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“Sterile Neutrinos: a new particle not known to our Standard Model?”
September 1 @ 10:00 AM - 11:00 AM PDT
Over the last year, sterile neutrinos have been in the news.
There is some suggestion that evidence for them is present in experimental data, but it’s still very uncertain. If they’re real, it would be very exciting for particle physics, which has the interesting conundrum of a model that is *too good* — in that it’s been decades since there has been any real surprises in particle physics. A new and unknown particle would mean that we’re finally venturing into deeper explorations of the fundamental nature of high-energy physics; it could potentially have cosmological implications as well. In this talk, I’ll give a summary of the Standard Model of Particle Physics, and describe how amazingly (and, indeed, disappointingly) successful it’s been in predicting and explaining the results of particle physics experiments. I will describe what neutrinos are, and how regular neutrinos differ from sterile neutrinos. Finally, I’ll talk about the possibilities that we’ve seen sterile neutrinos, and what the implications are.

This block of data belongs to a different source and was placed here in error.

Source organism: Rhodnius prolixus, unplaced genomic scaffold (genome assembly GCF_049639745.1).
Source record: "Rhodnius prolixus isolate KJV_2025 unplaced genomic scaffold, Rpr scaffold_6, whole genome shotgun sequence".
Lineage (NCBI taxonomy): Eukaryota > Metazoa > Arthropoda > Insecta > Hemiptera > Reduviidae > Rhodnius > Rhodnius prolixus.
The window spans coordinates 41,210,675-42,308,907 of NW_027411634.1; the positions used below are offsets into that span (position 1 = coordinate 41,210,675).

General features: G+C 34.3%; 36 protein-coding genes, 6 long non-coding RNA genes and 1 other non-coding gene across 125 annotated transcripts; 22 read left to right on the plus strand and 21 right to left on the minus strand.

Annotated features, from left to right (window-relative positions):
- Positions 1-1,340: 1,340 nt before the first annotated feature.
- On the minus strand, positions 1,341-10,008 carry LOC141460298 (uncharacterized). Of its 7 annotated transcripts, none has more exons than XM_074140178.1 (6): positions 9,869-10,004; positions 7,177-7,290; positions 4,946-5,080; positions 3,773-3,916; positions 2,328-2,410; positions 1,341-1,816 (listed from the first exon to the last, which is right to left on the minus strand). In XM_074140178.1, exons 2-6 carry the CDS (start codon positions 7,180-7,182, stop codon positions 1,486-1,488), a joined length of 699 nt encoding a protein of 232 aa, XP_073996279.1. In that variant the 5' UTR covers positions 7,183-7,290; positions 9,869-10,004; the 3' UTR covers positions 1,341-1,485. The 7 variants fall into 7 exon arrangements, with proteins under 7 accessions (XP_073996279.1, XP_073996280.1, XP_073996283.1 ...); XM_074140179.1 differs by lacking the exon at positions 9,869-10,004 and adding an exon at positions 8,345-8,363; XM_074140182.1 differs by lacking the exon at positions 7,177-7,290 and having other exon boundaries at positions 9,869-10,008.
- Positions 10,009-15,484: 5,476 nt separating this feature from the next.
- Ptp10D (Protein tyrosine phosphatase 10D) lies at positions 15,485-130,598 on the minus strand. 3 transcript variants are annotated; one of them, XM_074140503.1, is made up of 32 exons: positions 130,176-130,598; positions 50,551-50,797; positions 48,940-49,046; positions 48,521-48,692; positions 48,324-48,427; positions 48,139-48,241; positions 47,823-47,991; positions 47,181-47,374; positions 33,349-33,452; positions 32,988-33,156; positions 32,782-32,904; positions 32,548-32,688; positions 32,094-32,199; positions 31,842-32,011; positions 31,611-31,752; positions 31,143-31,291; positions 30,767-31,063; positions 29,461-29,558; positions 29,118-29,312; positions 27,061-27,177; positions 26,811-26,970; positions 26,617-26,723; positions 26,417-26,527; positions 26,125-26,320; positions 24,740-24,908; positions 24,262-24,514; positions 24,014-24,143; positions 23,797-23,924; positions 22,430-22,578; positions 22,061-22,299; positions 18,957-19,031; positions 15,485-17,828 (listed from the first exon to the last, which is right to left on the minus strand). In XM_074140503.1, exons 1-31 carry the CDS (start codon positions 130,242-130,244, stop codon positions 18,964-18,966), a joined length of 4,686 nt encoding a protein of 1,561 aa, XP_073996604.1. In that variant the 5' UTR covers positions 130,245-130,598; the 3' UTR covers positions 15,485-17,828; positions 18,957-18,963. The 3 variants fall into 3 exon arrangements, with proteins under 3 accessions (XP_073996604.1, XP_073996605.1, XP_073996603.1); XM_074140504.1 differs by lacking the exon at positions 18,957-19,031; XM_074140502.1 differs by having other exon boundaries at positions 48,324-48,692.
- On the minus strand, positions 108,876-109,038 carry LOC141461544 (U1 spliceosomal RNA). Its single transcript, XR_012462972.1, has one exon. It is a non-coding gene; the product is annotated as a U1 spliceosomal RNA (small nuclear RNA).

— Rob Knop
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